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Ripken and Gwynn legacy, plus Aaron's rule

Seeing all the wire stories this past week about Cal Ripken and Tony Gwynn taking their pre-induction tours of the Hall of Fame reminded me about what an extraordinary moment the actual enshrinement must be. I allude, of course, to virtually any ballplayer you might want to name, though of course the subject this year is those two.

I can’t think of any ballplayers from their era who have consistently shown an appreciation and reverence for the game of baseball than Ripken and Gwynn, so one supposes that their wonderment and awe at this private tour was about as genuine as can be. Gwynn's attachment to the iconic Ted Williams is well know, and obviously in Ripken’s case, that probably manifests itself with his historical linkage to Lou Gehrig, so it is inevitable that he will be linked in immortality with the Iron Horse just as he was during the latter part of his playing career. Ripken’s enthusiasm for the game of baseball and its history is refreshing and laudable, but it also reminded me of another upper-rung HOFer who has proved to be a Cooperstown MVP in the memorabilia department.

“I didn’t save anything from when I played, and anything that I ever won is in Cooperstown,” Henry Aaron told me in an interview a couple of years ago. That remembrance popped up as I was writing a feature story for the July issue of our sister publication, Tuff Stuff magazine, that features Hank on the cover and includes the interview inside and another article looking at the tortured fate of Aaron’s final home run ball.

And he’s not kidding about Cooperstown having “anything that I ever won.” The list of Aaron artifacts at the Hall of Fame is incredible: his 1957 MVP Award and World Series ring; all three of his Gold Gloves; bats from milestone home runs, including Nos. 500, 600 714, 716; his 3,000th-hit bat; more than a dozen milestone home run baseballs, including Nos. 500, 600, 700, 714 and 716; jersey and pants from No. 715; his shoes from Nos. 714, 715 and 716; his cap from No. 600; and third base from No. 715.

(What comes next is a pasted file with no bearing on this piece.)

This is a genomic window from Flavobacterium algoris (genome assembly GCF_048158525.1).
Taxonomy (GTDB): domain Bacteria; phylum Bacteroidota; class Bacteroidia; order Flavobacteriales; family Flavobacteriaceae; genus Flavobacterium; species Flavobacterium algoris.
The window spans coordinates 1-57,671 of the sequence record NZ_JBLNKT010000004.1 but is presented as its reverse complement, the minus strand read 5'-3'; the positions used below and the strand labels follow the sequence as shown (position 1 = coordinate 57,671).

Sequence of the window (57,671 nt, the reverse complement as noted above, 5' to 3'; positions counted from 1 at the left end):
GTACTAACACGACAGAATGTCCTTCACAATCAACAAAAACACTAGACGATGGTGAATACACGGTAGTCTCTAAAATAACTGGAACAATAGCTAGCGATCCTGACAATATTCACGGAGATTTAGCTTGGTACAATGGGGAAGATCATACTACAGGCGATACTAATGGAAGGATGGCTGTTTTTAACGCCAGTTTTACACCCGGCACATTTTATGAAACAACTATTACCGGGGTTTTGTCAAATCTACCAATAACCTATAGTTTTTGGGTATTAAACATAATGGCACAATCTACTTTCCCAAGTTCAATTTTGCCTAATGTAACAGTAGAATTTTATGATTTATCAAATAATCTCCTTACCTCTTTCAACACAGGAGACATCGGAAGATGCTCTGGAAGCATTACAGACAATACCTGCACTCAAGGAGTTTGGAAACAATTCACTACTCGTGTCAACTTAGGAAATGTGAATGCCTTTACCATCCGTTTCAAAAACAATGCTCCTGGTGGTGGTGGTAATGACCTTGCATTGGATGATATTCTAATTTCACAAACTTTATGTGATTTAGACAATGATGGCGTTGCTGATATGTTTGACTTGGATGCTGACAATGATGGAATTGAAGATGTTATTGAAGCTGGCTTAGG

In a day and age when so many ballplayers wind up placing their artifacts in major auctions, it’s almost inspiring to see a donation to the Hall of Fame of such magnitude. “Henry has been very gracious and amazingly generous,” is the way Brad Horn, HOF communications director put it.

Horn said that the many of the Aaron pieces have come in over a number of years, and that his major awards were donated 20 years ago, roughly five years after Aaron’s induction. A number of the milestone baseballs came from other private collectors, but combined with Aaron’s generosity, have helped make the Aaron presence at the Hall nothing short of spectacular. “He is a player who wanted his legacy preserved here,” Horn added, noting that Aaron is among the most comprehensively represented players in the Hall.


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As much as I admire Ripken and all that he accomplished over the years, I don’t suppose I will ever be able to shake the notion that the whole consecutive games streak was given a prominence well beyond what should have been accorded.

This hasn’t graduated all the way to being a pet peeve; I would save that appelation for a similar bit of heroics: the hitting streak. What Ripken managed to do over the course of 15-plus years was extraordinary and certainly a marvelous testament to his work ethic, his durability and his dedication to the game, but ultimately a bit overblown because the point of the game is winning, not simply showing up for work.

Still, as I noted above, I get a lot more worked about hitting streaks, which are, in my opinion, little more than a parlor trick that was elevated to mythic status by one Joseph Paul DiMaggio. What the Yankee Clipper pulled off that extraordinary summer was an MLB curiosity that was as much the result of timing and the power of the New York media as it was one of the great feats in the history of the game.

It says here that what Ted Williams accomplished in that remarkable 1941 season was more significant than what Joe did. Here’s the rub: getting a hit in consecutive games doesn’t necessarily benefit the dominant agenda item of winning. Would you rather manage a team with a .276 hitter who somehow managed to discreetly sprinkle those hits out one per game for 30 or 40 games, or a guy who hit .380 but somehow managed to go hitless right smack dab in that hypothetical 40-game stretch.

And I know it’s considered heresy to question the legitimacy of one of the most legendary “accomplishments” in baseball history, but there it is. And I also know that as quixotic undertakings go, trying to convince baseball fans that Joe’s 56-game streak was no big deal ranks right up there on the futility scale.